Quadratic Optimization and Matrices

In this post, I want to talk about a way to connect critical points of two variable polynomials of degree 2 to the null space of a matrix. A critical point of a function is a place where all partial derivatives of that function are equal to zero. All polynomials like this are of the form f(x,y)=ax^2+bxy+cy^2+d, where a,b,c,d \in \mathbb{R}. As a reminder, the null space of a matrix A is the set \{x \vert Ax = \vec{0}\}.

Let’s look at a few examples.

Example 1: Let’s find the critical points of the polynomial f(x,y)=3x^2+2xy+4y^2. To do this, we will find all partial derivatives of f(x,y). First, we see that \frac{\partial f}{\partial x}=6x+2y and \frac{\partial f}{\partial y}=2x+8y. So, to find the critical points of f(x,y), we need to solve 6x+2y = 0 and 2x+8y = 0.

This is a system of two equations with two unknowns! Let’s rewrite it using matrices. \begin{pmatrix}6&2\\2&8\end{pmatrix}\begin{pmatrix}x\\y\end{pmatrix}=\begin{pmatrix}0\\0\end{pmatrix}.

This matrix is invertible, since det\begin{pmatrix}6&2\\2&8\end{pmatrix}=6\cdot 8-2\cdot 2=44\neq 0, so the Invertible Matrix Theorem tell us that the only vector that solves this equation is \begin{pmatrix}0\\0\end{pmatrix}.

This means that the only critical point of f(x,y)=3x^2+2xy+4y^2 occurs at the point (0,0).

Now let’s look at another example with a different polynomial.

Example 2: Let’s find the critical points of the polynomial f(x,y)=4x^2+8xy+4y^2. The partial derivatives of f(x,y) are \frac{\partial f}{\partial x}=8x+8y and \frac{\partial f}{\partial y}=8x+8y. This means we want to solve 8x+8y=0 and 8x+8y=0.

That’s just the same equation twice! So, the corresponding matrix equation to examine is \begin{pmatrix}8&8\\8&8\end{pmatrix}\begin{pmatrix}x\\y\end{pmatrix}=\begin{pmatrix}0\\0\end{pmatrix}.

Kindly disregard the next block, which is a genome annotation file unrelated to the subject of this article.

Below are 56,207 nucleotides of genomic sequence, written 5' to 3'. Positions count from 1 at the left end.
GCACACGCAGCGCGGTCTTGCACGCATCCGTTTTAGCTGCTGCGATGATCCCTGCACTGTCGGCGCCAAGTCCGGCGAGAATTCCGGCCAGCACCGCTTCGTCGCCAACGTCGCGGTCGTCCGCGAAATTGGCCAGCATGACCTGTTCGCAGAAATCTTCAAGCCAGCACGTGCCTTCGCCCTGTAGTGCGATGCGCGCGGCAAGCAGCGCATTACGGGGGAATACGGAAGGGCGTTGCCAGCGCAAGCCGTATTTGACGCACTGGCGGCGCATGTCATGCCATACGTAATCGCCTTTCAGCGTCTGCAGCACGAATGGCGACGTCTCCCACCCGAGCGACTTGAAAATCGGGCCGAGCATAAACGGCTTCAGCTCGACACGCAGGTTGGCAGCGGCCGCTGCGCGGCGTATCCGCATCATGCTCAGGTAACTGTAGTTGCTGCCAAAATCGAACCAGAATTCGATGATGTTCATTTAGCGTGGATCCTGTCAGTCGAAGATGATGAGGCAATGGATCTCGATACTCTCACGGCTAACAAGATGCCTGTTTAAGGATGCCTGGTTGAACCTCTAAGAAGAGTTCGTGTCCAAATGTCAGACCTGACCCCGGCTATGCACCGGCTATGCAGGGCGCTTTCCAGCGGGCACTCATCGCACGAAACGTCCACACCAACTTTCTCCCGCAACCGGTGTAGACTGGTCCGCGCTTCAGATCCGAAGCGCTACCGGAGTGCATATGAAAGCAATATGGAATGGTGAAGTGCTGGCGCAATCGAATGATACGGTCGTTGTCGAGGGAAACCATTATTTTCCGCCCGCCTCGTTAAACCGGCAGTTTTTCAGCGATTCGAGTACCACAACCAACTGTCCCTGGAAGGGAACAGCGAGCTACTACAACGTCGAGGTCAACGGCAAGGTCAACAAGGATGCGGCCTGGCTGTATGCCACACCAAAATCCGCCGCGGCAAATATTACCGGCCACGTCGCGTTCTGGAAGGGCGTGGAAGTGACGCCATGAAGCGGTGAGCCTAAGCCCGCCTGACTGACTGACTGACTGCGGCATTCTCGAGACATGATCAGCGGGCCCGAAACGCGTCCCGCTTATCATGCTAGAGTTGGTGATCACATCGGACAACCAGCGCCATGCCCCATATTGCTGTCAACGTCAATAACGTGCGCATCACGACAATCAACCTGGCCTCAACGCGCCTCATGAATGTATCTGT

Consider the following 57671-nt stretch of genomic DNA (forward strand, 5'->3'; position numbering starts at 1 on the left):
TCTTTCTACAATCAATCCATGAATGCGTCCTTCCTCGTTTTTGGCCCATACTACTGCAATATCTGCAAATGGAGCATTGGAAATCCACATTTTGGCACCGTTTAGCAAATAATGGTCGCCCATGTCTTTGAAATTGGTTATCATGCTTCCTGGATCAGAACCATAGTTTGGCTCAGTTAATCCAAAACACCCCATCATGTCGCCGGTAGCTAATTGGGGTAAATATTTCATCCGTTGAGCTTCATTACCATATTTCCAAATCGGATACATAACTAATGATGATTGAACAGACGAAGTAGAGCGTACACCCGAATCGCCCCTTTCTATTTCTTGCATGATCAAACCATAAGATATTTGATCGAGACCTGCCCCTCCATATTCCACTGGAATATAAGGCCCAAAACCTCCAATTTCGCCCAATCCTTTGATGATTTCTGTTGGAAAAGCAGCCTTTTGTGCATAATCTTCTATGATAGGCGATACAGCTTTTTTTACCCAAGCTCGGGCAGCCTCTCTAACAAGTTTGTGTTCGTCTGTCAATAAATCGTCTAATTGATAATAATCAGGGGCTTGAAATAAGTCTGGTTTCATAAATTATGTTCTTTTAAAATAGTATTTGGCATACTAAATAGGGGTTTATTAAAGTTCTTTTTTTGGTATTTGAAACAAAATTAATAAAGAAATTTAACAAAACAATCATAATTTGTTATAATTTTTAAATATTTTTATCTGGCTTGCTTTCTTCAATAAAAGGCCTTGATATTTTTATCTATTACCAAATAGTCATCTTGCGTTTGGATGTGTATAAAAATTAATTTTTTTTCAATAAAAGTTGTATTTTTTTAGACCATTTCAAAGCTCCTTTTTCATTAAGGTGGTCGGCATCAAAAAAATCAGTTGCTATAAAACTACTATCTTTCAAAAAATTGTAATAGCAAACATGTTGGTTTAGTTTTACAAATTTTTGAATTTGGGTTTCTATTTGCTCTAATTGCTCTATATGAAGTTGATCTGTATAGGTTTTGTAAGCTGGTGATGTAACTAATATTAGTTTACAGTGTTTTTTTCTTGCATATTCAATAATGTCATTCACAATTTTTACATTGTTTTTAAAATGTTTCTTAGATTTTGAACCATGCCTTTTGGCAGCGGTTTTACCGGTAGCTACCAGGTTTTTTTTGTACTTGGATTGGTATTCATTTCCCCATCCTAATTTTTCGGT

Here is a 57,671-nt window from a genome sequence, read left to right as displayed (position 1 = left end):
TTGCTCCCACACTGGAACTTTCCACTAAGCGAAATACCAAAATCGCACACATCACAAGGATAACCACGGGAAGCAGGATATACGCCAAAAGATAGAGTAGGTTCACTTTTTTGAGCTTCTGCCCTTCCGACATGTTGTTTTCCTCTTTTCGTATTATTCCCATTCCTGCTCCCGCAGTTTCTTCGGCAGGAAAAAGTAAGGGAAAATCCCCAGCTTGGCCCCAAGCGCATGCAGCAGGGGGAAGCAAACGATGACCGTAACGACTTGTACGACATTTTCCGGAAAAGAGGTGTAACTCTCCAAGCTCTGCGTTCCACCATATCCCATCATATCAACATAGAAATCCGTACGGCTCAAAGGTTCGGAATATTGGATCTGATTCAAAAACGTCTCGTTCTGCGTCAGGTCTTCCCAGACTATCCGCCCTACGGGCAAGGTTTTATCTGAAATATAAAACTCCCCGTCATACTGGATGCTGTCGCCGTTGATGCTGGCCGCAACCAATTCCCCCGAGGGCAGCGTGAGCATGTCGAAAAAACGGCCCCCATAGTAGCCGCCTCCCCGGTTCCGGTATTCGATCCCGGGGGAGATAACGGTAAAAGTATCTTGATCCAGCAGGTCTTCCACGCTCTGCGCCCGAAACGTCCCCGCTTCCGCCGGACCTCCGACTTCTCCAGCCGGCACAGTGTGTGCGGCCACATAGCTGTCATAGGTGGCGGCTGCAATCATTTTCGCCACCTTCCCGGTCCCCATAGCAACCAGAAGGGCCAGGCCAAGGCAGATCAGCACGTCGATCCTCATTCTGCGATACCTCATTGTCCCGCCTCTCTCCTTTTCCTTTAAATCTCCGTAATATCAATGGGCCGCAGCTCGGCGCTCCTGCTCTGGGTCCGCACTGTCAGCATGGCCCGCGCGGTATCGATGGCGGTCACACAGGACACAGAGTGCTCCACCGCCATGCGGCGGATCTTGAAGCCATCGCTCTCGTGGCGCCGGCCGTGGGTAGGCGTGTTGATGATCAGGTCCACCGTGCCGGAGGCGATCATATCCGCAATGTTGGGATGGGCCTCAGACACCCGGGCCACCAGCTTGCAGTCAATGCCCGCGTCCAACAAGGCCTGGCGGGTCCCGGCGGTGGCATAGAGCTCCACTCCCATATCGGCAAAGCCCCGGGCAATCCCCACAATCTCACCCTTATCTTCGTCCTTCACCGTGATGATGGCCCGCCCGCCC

This matrix is not invertible since det\begin{pmatrix}8&8\\8&8\end{pmatrix}=8\cdot 8-8\cdot 8=0, which, by the Invertible Matrix Theorem, means that this matrix equation has infinitely many solutions.

That also tells us that the corresponding polynomial has infinitely many critical points! If you graph this polynomial it makes a lot of sense. There’s a flat line along y=-x, which all make f(x,y) attain the same value.

What’s cool about this is that there is a pretty simple way of finding critical points of a two variable quadratic function using linear algebra. And solutions to matrix equations like the ones we made will always either have no solution, one solution, or infinitely many solutions (that’s just a fact about systems of linear equations). Since we’re only every setting the left hand side of the matrix equation equal to a vector of zeros, we will never be in the “no solution” case (i.e. \begin{pmatrix}0\\0\end{pmatrix} will be a valid solution).

This means that polynomials of this form will always either have a single critical point OR infinitely many critical points. (If you had a polynomial with 2 critical points, for example, you would know that it is not a quadratic polynomial.) This is fun to think about because critical points are either local minima, maxima, or saddle points. By just finding the matrix associated with a polynomial like this, you can understand the shape of that polynomial without having to try and visualize it!


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